STATISTICS released in December showed that there had been a fall in the level of recorded crime in the Island.
The figures issued by the police for the period up to November 30 showed a drop of 2.8 per cent compared with the same time last year.
There was a reduction of 27.1 per cent in home burglaries but a 5.1 per cent increase in arrests for drunkenness.
The overall figures equate to a decrease of 6.9 per cent in recorded crime against the three-year average and there is an overall detection rate of 46.6 per cent which compares favourably with the 28 per cent average across 43 police forces in England and Wales.
A total of 92 per cent of people surveyed this year have expressed their satisfaction with the service provided by the Isle of Man Constabulary.
Home Affairs Minister Juan Watterson MHK said: "Recorded crime in the Isle of Man is already at a 30-year low, so to achieve a further reduction within existing resources represents an excellent performance.
"The statistics continue to reflect that the Isle of Man is a very safe place to live, while a satisfaction rate of 92 per cent indicates a high level of public confidence in the constabulary."
The department says the 5.1 per cent increase in arrests for drunkenness "reflects a policy of early intervention aimed at taking offenders off the streets to prevent them from going on to become involved in more serious incidents".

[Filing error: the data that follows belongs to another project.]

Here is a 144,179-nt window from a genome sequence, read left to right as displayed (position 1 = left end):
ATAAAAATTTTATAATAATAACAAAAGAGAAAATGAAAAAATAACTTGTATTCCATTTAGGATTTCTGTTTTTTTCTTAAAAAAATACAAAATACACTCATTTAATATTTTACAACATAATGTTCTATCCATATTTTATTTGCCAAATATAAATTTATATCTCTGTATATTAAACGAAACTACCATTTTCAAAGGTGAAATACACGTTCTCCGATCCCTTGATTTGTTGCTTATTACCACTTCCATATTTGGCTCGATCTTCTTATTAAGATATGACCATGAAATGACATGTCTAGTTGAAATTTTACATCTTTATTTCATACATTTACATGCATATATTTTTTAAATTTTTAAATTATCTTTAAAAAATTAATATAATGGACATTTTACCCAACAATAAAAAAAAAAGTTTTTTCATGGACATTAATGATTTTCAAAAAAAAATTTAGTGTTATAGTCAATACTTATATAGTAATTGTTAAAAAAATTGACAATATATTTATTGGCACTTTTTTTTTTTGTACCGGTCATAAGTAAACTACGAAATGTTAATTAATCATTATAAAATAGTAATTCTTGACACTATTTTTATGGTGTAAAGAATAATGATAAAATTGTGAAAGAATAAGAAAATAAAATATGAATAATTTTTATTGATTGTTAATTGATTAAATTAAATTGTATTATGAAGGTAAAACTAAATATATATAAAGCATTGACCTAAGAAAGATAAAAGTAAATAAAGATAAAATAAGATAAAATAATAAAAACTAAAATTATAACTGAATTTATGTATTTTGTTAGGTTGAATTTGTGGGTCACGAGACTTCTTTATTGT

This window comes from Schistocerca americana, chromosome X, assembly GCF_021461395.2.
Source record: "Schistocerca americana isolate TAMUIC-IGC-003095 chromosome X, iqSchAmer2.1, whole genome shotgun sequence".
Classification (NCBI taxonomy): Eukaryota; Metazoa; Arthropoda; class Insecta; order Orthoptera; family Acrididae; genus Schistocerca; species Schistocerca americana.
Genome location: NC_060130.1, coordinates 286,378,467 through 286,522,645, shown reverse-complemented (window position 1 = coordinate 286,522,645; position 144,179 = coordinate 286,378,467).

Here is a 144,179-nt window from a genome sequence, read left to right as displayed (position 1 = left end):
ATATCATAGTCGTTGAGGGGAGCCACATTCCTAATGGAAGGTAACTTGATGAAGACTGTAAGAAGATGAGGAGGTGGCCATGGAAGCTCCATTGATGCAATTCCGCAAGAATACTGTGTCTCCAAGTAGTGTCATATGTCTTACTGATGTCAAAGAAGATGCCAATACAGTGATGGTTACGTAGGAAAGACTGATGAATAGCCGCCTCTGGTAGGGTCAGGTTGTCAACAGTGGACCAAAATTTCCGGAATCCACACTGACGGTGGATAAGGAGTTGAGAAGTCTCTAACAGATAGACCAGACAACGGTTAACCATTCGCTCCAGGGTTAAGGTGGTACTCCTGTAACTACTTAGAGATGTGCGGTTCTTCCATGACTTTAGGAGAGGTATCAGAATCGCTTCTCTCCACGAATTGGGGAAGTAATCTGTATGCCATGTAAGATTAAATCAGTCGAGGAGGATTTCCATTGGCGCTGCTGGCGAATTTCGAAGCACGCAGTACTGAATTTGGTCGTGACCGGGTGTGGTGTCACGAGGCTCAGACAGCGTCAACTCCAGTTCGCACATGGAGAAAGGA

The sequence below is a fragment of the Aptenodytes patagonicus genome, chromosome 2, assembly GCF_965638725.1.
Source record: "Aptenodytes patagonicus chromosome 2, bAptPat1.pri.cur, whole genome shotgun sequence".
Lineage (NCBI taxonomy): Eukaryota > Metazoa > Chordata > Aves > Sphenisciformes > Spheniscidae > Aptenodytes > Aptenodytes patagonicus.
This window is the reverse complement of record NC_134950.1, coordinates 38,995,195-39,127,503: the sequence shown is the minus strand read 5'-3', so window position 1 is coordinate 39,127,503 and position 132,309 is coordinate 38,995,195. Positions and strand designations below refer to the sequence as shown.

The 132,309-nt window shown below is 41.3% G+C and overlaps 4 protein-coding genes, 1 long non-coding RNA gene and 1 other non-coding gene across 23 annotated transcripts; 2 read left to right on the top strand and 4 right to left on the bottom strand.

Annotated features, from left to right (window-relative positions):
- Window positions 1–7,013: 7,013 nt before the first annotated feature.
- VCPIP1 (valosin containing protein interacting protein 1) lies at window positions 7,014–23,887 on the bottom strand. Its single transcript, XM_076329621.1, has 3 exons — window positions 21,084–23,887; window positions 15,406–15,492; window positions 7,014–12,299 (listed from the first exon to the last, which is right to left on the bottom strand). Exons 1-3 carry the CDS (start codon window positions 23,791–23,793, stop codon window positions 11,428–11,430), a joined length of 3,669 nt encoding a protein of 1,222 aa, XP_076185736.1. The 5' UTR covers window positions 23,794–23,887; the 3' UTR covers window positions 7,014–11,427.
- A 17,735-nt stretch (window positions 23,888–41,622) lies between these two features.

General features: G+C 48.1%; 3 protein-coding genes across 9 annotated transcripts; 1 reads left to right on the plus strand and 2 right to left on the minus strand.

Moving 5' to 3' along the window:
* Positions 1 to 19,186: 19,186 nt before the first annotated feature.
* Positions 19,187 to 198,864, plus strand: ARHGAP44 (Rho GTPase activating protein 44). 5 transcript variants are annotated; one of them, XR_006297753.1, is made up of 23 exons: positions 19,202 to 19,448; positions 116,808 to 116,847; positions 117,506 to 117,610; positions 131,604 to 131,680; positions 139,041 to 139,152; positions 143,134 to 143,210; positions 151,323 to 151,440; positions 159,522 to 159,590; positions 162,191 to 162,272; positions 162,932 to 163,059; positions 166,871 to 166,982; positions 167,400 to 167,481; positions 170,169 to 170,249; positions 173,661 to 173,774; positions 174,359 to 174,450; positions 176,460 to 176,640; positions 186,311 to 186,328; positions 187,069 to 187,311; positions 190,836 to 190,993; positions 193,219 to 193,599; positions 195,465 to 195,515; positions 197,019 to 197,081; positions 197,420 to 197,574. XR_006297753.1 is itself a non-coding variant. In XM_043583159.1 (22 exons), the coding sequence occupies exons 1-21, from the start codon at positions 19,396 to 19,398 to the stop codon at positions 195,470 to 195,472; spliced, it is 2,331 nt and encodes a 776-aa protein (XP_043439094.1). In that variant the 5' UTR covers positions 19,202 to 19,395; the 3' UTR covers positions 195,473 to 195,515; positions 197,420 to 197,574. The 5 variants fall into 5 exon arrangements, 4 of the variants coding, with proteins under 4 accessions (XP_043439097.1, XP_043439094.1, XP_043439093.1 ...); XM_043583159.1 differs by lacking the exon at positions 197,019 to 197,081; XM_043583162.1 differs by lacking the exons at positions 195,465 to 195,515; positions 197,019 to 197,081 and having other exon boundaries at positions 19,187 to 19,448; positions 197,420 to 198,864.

"Solid progress" is being achieved to disrupt the supply of controlled drugs in the Island and crimes associated with trafficking such as money laundering, the department added.
Mr Watterson said: "The latest figures continue the positive trends witnessed in recent years and act as a further demonstration of my department's commitment to keeping people safe.
"However, complacency must not creep in.
"Reducing crime is a complex matter and one that must involve the whole of the community."
He added: "Whilst a major priority for the constabulary is to continue to drive down crime, also at the forefront of their strategy is the need to enhance the quality of investigations in order to meet the stringent requirements of the justice system.
"To achieve both these aims within existing resources will prove challenging in the months and years ahead, but I have every confidence that the constabulary will succeed."
This story is part of isleofman.com's Review of the Year 2011.